Thank you again for all of your support and encouragement as I have worked on my Dear Readers exhibit!
I’ve been thinking about cookbooks and bartending books. And parties. It’s becoming the season here in the Pacific Northwest for drinks with friends outside on patios and decks.
On one of my walks I saw a beautiful Pointer dog. The dog dovetailed with my thoughts about bartending books which give “pointers” – pun intended – for drink mixing.
Here’s the painting those thoughts inspired – titled “Party Pointers”.
As I’ve been doing with this “readers series”, my body of work for my upcoming one-person exhibit at Burnt Bridge Cellars, in the background of “Party Pointers” I’ve spoofed several of my own still life paintings. You can see a few of the original still lifes here and I’ll post some over on my Instagram page.
Hope you’ll also get to sit outside and have an adult beverage with a fun companion or two!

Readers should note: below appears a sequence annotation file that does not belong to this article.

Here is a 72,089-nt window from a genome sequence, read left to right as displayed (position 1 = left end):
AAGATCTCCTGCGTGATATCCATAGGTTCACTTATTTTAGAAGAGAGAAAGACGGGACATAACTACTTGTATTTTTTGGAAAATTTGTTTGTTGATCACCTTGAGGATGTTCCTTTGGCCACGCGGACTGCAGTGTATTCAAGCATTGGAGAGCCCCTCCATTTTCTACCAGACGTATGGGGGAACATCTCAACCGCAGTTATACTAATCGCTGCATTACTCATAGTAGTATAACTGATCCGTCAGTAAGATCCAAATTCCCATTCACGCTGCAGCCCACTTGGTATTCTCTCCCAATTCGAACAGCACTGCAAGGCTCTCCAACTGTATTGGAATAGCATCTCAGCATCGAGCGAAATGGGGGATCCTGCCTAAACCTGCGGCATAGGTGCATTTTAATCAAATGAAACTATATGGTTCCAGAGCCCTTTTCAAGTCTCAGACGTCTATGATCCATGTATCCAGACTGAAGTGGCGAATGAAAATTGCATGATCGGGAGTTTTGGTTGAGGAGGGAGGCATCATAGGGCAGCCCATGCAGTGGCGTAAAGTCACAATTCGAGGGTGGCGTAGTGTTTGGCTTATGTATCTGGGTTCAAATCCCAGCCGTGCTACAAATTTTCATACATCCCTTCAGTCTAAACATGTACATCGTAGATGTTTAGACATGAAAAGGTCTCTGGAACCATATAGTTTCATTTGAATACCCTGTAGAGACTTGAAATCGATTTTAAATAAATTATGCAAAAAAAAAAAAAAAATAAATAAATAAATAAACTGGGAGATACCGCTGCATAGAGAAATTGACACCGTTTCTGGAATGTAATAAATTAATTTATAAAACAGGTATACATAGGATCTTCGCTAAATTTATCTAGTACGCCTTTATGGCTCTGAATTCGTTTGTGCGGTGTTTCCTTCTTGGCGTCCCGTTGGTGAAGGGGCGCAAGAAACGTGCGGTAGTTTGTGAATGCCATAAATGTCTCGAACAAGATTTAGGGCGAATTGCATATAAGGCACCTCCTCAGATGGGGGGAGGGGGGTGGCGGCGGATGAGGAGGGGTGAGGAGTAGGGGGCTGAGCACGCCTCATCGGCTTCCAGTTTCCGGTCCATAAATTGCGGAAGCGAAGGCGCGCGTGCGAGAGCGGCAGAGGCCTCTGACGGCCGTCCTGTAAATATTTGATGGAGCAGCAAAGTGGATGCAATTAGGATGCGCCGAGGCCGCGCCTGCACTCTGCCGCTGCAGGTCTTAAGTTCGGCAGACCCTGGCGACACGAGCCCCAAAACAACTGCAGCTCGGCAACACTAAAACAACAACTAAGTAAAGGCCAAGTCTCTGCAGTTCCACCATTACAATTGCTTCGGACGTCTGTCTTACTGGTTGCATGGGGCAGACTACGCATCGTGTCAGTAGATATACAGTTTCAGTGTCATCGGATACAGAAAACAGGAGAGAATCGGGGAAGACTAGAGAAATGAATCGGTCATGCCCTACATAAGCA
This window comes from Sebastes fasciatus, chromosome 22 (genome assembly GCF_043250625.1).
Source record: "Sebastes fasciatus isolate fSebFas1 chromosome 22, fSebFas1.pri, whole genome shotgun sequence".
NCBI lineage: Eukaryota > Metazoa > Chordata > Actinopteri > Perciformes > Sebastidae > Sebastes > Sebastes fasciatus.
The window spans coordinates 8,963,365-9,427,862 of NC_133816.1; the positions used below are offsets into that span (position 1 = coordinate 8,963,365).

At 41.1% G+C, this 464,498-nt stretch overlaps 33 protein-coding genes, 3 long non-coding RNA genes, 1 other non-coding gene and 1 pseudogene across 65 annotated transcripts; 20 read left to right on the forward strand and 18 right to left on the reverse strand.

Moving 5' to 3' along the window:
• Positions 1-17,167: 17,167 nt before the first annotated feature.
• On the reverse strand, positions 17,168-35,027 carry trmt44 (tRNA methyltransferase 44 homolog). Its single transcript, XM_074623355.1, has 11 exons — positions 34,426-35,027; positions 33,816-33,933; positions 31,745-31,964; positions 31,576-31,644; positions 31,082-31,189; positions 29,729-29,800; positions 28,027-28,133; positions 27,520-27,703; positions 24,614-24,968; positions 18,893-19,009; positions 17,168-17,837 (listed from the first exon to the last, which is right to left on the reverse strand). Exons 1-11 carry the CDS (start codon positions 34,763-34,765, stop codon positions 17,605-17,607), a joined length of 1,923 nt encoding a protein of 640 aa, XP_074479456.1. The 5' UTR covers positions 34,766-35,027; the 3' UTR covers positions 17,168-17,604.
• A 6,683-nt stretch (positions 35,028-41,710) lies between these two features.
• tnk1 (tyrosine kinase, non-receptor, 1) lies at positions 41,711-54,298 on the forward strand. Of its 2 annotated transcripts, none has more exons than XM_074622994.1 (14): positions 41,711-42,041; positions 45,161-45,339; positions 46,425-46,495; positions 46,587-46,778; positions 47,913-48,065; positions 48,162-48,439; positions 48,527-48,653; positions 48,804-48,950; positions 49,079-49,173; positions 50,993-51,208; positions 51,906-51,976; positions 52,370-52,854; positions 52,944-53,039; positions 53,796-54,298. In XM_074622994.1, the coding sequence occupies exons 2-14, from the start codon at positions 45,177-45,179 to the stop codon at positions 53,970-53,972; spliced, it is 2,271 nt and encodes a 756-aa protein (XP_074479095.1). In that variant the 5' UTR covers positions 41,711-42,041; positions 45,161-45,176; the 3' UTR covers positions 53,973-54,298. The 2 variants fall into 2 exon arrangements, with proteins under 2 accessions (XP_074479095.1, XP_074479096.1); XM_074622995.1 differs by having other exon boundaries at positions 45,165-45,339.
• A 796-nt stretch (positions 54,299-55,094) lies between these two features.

Here’s the finished artwork I was working on in my last blog post art-of-a-peel. I’ve titled it “Purrfecting Happy Hour”. Now… on to the next painting…
I’ve been busy lately working on a new fine art piece that has an orange peel in it. And a cat of course. Here’s a picture of me at work…
Between 7 and 14 of us get together once a month for happy hour in one of our local pubs, and the trays of drinks that arrive at our table often reminds me of a jewelers tray. So I’m trying to capture that festive feeling in my painting.
This has meant, as I’ve worked on my composition (the to-scale drawing you see to the right in the above photo), a practice of sketching various drinks in my kitchen sketchbook. I used ink and gouache in my sketchbook – and I’m using acrylic in the painting. Below is the first sketchbook practice drawing; the drink recipe, an orange hot toddy, turned out very well in the real-life tasting of it – the drawing in my sketchbook of the orange-peel didn’t turn out so well.
But I remembered the phrase “Anything worth doing is worth doing poorly at first” from my book, Dr. Bob’s Emotional Repair Program First Aid Kit, and kept going.